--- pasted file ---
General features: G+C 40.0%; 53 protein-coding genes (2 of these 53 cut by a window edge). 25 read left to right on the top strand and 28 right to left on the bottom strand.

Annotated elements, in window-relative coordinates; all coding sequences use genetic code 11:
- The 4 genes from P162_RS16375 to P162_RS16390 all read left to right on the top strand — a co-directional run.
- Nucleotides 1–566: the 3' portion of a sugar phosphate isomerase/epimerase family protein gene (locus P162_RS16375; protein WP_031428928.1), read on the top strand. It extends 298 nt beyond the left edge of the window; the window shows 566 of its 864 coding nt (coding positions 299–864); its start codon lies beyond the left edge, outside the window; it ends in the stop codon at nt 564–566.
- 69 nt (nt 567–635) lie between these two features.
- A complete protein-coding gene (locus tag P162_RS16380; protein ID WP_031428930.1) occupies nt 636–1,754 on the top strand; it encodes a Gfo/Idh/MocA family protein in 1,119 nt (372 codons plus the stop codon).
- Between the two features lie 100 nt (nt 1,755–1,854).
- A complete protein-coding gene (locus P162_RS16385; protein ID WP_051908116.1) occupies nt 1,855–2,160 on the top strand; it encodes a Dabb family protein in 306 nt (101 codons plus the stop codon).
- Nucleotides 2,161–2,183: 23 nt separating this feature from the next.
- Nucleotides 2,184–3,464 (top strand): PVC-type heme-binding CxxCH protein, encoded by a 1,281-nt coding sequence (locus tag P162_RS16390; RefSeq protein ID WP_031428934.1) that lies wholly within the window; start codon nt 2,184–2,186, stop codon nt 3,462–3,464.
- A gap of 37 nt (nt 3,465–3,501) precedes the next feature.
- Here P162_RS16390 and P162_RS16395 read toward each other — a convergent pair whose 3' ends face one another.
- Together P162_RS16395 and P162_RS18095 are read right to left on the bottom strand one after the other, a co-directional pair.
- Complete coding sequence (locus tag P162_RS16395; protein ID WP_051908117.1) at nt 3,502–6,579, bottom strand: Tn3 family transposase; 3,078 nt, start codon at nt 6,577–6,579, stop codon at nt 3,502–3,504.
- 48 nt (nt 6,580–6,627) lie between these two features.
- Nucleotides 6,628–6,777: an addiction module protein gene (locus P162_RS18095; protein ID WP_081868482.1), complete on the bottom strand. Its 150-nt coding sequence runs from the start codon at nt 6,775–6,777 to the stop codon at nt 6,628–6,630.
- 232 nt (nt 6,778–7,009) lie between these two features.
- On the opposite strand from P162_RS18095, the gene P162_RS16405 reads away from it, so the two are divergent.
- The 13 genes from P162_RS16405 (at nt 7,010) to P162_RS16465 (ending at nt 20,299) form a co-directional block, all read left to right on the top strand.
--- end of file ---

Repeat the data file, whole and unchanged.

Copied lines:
General features: G+C 40.0%; 53 protein-coding genes (2 of these 53 cut by a window edge). 25 read left to right on the top strand and 28 right to left on the bottom strand.

Annotated elements, in window-relative coordinates; all coding sequences use genetic code 11:
- The 4 genes from P162_RS16375 to P162_RS16390 all read left to right on the top strand — a co-directional run.
- Nucleotides 1–566: the 3' portion of a sugar phosphate isomerase/epimerase family protein gene (locus P162_RS16375; protein WP_031428928.1), read on the top strand. It extends 298 nt beyond the left edge of the window; the window shows 566 of its 864 coding nt (coding positions 299–864); its start codon lies beyond the left edge, outside the window; it ends in the stop codon at nt 564–566.
- 69 nt (nt 567–635) lie between these two features.
- A complete protein-coding gene (locus tag P162_RS16380; protein ID WP_031428930.1) occupies nt 636–1,754 on the top strand; it encodes a Gfo/Idh/MocA family protein in 1,119 nt (372 codons plus the stop codon).
- Between the two features lie 100 nt (nt 1,755–1,854).
- A complete protein-coding gene (locus P162_RS16385; protein ID WP_051908116.1) occupies nt 1,855–2,160 on the top strand; it encodes a Dabb family protein in 306 nt (101 codons plus the stop codon).
- Nucleotides 2,161–2,183: 23 nt separating this feature from the next.
- Nucleotides 2,184–3,464 (top strand): PVC-type heme-binding CxxCH protein, encoded by a 1,281-nt coding sequence (locus tag P162_RS16390; RefSeq protein ID WP_031428934.1) that lies wholly within the window; start codon nt 2,184–2,186, stop codon nt 3,462–3,464.
- A gap of 37 nt (nt 3,465–3,501) precedes the next feature.
- Here P162_RS16390 and P162_RS16395 read toward each other — a convergent pair whose 3' ends face one another.
- Together P162_RS16395 and P162_RS18095 are read right to left on the bottom strand one after the other, a co-directional pair.
- Complete coding sequence (locus tag P162_RS16395; protein ID WP_051908117.1) at nt 3,502–6,579, bottom strand: Tn3 family transposase; 3,078 nt, start codon at nt 6,577–6,579, stop codon at nt 3,502–3,504.
- 48 nt (nt 6,580–6,627) lie between these two features.
- Nucleotides 6,628–6,777: an addiction module protein gene (locus P162_RS18095; protein ID WP_081868482.1), complete on the bottom strand. Its 150-nt coding sequence runs from the start codon at nt 6,775–6,777 to the stop codon at nt 6,628–6,630.
- 232 nt (nt 6,778–7,009) lie between these two features.
- On the opposite strand from P162_RS18095, the gene P162_RS16405 reads away from it, so the two are divergent.
- The 13 genes from P162_RS16405 (at nt 7,010) to P162_RS16465 (ending at nt 20,299) form a co-directional block, all read left to right on the top strand.